Sault Canal and the Great War

Sault Ste. Marie Canal National Historic Site

By Jeanette Cowen

WW1 Regiment at SSM Canal
© Sault Ste. Marie Museum

2014 marks the 100th anniversary of the beginning of the First World War and the 75th anniversary of the start of the Second World War. The City of Sault Ste. Marie was only two years old in 1914 and the Sault Ste. Marie Canal had been operating for less than twenty years however it was strategic enough to be considered a primary target for an enemy attack.

Ships passing through the busy Canadian lock at the time of WWI were carrying large loads of grain, coal, iron ore, and other raw materials. In fact 1913 saw freight peak at 42.7 million tons! Sabotaging this key transportation route could prove advantageous to the enemy and many officials feared this possibility.

To address the vulnerability of the lock, the 51st Soo Rifles Regiment, under the command of Lt. Col. S.L. Penhorwood, was placed on duty and Superintendent J.W. LeBreton Ross hired additional linesmen at the canal to eliminate the need for passing ships to put their own linesmen ashore.

By December 1914, 140 officers and troops were stationed at the canal occupying several buildings as barracks. Troops manned several guard posts and access to the site was severely limited. However, the presence of the soldiers attracted the public’s attention and from time to time shooting and military demonstrations were staged. The canal grounds also served as a training camp with daily drills conducted to ready the soldiers for their eventual deployment overseas.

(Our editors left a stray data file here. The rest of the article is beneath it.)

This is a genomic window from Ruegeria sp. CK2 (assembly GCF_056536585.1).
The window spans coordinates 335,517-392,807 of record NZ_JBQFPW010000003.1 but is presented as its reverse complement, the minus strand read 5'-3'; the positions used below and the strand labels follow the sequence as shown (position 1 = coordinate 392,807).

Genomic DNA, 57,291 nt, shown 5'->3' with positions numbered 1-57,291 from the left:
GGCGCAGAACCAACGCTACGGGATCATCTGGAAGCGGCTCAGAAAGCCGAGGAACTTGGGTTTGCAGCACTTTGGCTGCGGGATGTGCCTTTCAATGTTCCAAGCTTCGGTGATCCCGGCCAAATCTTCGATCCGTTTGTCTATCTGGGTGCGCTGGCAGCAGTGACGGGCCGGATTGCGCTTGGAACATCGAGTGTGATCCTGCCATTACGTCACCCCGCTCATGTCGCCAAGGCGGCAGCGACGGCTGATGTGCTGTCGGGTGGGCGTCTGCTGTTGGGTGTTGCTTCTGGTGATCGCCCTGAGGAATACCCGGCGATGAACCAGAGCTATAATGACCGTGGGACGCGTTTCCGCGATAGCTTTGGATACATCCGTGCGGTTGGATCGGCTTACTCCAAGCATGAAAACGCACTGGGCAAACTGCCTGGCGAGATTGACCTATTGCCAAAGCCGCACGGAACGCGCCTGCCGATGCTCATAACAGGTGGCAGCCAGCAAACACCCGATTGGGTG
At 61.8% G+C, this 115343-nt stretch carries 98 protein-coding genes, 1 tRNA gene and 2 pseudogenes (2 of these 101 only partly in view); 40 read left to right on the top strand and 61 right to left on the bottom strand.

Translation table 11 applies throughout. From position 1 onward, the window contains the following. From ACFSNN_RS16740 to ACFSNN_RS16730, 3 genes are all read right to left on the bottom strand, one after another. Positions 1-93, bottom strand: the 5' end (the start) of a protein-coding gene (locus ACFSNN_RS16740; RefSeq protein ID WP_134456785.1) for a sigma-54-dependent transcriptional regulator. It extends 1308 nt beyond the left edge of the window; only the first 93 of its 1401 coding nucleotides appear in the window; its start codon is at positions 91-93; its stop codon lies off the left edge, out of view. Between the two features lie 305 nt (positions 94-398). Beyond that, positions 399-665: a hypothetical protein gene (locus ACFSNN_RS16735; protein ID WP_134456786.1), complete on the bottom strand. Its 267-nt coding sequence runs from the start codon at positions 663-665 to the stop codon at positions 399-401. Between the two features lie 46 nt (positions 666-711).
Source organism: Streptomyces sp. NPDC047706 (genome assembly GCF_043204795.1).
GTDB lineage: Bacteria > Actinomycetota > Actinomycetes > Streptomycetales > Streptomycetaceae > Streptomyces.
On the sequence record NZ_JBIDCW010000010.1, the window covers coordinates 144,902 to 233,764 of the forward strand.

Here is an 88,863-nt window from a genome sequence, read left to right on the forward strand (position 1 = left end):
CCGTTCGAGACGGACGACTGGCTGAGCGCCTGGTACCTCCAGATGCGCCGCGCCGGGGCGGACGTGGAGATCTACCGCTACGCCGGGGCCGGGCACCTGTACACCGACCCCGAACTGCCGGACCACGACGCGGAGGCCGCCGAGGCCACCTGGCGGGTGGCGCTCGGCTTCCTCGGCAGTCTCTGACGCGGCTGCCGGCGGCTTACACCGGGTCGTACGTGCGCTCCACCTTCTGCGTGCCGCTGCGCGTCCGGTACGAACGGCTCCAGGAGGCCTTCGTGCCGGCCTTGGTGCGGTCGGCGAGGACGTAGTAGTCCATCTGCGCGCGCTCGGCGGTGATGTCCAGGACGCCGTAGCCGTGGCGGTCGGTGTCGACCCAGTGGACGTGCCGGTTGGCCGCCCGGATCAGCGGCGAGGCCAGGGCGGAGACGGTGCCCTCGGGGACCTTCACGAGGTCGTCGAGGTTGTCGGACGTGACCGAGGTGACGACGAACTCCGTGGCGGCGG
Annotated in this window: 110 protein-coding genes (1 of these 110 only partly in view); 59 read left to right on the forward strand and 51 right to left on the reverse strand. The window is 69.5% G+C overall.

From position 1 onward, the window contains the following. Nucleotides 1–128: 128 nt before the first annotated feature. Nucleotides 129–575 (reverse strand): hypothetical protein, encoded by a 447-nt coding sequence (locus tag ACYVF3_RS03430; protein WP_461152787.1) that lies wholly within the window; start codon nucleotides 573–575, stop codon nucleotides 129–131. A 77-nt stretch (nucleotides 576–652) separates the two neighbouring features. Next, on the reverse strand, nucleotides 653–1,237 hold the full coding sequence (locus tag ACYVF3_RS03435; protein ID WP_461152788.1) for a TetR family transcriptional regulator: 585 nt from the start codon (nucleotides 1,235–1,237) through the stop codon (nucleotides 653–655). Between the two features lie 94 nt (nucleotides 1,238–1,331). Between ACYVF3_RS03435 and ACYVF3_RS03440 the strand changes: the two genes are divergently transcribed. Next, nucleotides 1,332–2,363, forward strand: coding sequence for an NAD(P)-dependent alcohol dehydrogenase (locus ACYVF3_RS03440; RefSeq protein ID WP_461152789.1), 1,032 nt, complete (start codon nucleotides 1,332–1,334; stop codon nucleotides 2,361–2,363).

In addition to protecting the lock, the 51st Regiment had the duty of guarding a small group of “enemy aliens”, many of them of Ukrainian descent. The detainees were expected to perform menial jobs and lived at first in a boxcar on the rail line and later in bunkhouses on Whitefish Island before being transferred to another internment camp north of the city.

By 1916 volunteers were being recruited at $1.10 a day to take over guard duty at the canal in order to release the soldiers for overseas service. When the Americans joined the allies in 1917, security was tightened further and Superintendent LeBreton Ross on his way to visit colleagues at the U.S. lock one day, found his usual route across the train bridge blocked by guards! He was eventually issued a pass.

With the end of the war in 1918, citizens were once again allowed to access the picturesque grounds. Sundays became a popular day to stroll along the canal walls, enjoy a picnic, and watch the passenger vessels sail through the lock.

Lt. Col. Penhorwood (seated fourth from left) and officers at the SSM Canal
© Sault Ste. Marie Museum

WWI Soldiers on South St. Mary's Island
© Sault Ste. Marie Museum

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